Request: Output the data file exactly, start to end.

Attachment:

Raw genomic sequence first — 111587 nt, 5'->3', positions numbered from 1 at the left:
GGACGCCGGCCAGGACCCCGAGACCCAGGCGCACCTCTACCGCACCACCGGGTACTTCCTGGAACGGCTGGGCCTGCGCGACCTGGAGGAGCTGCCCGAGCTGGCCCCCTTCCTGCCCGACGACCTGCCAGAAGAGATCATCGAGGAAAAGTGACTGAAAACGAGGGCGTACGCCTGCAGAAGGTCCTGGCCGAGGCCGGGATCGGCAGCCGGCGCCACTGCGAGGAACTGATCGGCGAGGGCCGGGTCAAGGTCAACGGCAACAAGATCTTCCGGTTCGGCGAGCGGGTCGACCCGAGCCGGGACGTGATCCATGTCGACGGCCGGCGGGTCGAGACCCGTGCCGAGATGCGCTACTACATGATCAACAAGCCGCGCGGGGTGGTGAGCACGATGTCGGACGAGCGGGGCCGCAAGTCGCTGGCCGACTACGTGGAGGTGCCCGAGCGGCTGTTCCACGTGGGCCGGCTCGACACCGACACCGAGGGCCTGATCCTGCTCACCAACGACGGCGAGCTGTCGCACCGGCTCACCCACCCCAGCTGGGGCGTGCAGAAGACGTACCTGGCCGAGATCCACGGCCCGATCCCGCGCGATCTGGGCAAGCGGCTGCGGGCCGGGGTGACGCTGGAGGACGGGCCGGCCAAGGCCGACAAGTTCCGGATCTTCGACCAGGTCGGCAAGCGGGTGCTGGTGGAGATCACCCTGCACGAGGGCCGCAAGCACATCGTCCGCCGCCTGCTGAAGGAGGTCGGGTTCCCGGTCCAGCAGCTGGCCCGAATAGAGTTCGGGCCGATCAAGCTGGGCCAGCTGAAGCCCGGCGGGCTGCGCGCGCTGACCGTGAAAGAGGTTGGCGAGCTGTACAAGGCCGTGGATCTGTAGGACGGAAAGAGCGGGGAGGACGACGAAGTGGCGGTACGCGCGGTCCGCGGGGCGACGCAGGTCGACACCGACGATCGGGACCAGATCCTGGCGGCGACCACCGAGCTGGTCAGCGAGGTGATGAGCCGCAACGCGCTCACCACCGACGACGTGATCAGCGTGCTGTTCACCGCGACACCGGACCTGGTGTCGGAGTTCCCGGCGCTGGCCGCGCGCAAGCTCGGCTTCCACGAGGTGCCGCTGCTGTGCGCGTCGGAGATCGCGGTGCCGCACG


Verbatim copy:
Raw genomic sequence first — 111587 nt, 5'->3', positions numbered from 1 at the left:
GGACGCCGGCCAGGACCCCGAGACCCAGGCGCACCTCTACCGCACCACCGGGTACTTCCTGGAACGGCTGGGCCTGCGCGACCTGGAGGAGCTGCCCGAGCTGGCCCCCTTCCTGCCCGACGACCTGCCAGAAGAGATCATCGAGGAAAAGTGACTGAAAACGAGGGCGTACGCCTGCAGAAGGTCCTGGCCGAGGCCGGGATCGGCAGCCGGCGCCACTGCGAGGAACTGATCGGCGAGGGCCGGGTCAAGGTCAACGGCAACAAGATCTTCCGGTTCGGCGAGCGGGTCGACCCGAGCCGGGACGTGATCCATGTCGACGGCCGGCGGGTCGAGACCCGTGCCGAGATGCGCTACTACATGATCAACAAGCCGCGCGGGGTGGTGAGCACGATGTCGGACGAGCGGGGCCGCAAGTCGCTGGCCGACTACGTGGAGGTGCCCGAGCGGCTGTTCCACGTGGGCCGGCTCGACACCGACACCGAGGGCCTGATCCTGCTCACCAACGACGGCGAGCTGTCGCACCGGCTCACCCACCCCAGCTGGGGCGTGCAGAAGACGTACCTGGCCGAGATCCACGGCCCGATCCCGCGCGATCTGGGCAAGCGGCTGCGGGCCGGGGTGACGCTGGAGGACGGGCCGGCCAAGGCCGACAAGTTCCGGATCTTCGACCAGGTCGGCAAGCGGGTGCTGGTGGAGATCACCCTGCACGAGGGCCGCAAGCACATCGTCCGCCGCCTGCTGAAGGAGGTCGGGTTCCCGGTCCAGCAGCTGGCCCGAATAGAGTTCGGGCCGATCAAGCTGGGCCAGCTGAAGCCCGGCGGGCTGCGCGCGCTGACCGTGAAAGAGGTTGGCGAGCTGTACAAGGCCGTGGATCTGTAGGACGGAAAGAGCGGGGAGGACGACGAAGTGGCGGTACGCGCGGTCCGCGGGGCGACGCAGGTCGACACCGACGATCGGGACCAGATCCTGGCGGCGACCACCGAGCTGGTCAGCGAGGTGATGAGCCGCAACGCGCTCACCACCGACGACGTGATCAGCGTGCTGTTCACCGCGACACCGGACCTGGTGTCGGAGTTCCCGGCGCTGGCCGCGCGCAAGCTCGGCTTCCACGAGGTGCCGCTGCTGTGCGCGTCGGAGATCGCGGTGCCGCACG